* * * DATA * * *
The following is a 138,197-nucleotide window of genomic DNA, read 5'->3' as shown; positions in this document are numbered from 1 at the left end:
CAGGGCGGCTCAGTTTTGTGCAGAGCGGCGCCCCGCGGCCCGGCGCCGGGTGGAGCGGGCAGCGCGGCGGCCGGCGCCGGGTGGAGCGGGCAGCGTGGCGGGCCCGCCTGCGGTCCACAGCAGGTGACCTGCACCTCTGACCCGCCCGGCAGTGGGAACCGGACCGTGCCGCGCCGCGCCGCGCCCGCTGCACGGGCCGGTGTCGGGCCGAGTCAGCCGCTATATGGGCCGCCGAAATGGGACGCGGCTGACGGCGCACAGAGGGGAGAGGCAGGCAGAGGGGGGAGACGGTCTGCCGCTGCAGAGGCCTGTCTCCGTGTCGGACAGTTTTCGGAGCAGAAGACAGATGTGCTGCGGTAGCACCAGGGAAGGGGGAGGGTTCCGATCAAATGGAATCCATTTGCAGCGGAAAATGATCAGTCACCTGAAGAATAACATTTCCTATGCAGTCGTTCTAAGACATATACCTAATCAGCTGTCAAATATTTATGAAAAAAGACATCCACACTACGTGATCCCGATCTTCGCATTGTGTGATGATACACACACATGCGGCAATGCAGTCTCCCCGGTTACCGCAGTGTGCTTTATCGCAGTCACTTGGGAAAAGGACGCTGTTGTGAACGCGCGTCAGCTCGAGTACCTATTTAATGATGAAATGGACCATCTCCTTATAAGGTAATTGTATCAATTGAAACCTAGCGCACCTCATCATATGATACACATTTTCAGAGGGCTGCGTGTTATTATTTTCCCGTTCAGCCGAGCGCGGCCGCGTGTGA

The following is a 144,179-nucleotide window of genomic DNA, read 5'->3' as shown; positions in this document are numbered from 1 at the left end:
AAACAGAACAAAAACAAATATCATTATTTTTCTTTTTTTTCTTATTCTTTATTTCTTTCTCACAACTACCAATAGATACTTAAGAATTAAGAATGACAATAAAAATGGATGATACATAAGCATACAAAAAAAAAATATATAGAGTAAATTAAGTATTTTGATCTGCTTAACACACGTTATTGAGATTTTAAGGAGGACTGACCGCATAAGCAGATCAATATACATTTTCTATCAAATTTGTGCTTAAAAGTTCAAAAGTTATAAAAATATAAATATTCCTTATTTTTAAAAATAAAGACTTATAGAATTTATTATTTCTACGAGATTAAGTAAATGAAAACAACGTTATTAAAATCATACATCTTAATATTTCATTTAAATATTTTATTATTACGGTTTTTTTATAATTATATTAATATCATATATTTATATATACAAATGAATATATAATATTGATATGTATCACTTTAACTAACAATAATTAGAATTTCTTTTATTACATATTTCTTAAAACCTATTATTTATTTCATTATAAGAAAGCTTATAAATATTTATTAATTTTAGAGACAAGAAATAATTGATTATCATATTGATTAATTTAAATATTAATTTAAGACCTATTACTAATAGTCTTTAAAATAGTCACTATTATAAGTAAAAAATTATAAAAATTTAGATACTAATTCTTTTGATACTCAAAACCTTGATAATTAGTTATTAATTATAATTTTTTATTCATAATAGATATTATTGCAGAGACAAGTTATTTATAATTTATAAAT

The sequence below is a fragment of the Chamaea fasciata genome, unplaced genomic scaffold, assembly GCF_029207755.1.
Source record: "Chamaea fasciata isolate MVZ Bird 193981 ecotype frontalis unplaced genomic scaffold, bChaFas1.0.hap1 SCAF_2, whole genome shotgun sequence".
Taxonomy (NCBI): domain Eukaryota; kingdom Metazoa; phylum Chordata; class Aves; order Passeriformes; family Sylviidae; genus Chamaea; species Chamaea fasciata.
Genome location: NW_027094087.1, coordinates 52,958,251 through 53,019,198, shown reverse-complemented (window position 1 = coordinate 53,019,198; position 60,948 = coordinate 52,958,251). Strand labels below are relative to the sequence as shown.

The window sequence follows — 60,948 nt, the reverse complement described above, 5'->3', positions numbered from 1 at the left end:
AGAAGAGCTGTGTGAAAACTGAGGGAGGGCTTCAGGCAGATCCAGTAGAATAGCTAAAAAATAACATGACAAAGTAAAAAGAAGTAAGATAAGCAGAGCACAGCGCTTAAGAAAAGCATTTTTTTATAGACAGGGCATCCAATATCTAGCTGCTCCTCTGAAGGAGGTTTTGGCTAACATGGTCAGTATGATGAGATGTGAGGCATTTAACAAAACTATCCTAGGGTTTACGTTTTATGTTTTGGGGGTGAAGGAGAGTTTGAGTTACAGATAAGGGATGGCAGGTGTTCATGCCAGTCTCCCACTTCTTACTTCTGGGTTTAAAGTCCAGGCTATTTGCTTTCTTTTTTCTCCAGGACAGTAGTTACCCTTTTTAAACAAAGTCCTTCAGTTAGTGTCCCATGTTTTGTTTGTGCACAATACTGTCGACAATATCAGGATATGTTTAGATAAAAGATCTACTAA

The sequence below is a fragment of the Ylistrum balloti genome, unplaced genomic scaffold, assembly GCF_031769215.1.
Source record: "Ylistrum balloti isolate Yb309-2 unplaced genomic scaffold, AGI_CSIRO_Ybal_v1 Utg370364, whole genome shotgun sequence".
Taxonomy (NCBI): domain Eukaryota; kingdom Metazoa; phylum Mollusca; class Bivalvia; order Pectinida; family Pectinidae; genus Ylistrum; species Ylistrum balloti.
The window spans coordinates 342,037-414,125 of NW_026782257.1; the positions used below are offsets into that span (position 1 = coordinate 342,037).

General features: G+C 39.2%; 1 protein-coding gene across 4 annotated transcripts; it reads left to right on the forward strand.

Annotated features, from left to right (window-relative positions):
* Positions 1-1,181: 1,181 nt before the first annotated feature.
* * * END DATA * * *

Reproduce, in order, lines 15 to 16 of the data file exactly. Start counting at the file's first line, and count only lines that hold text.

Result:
General features: G+C 39.2%; 1 protein-coding gene across 4 annotated transcripts; it reads left to right on the forward strand.

Annotated features, from left to right (window-relative positions):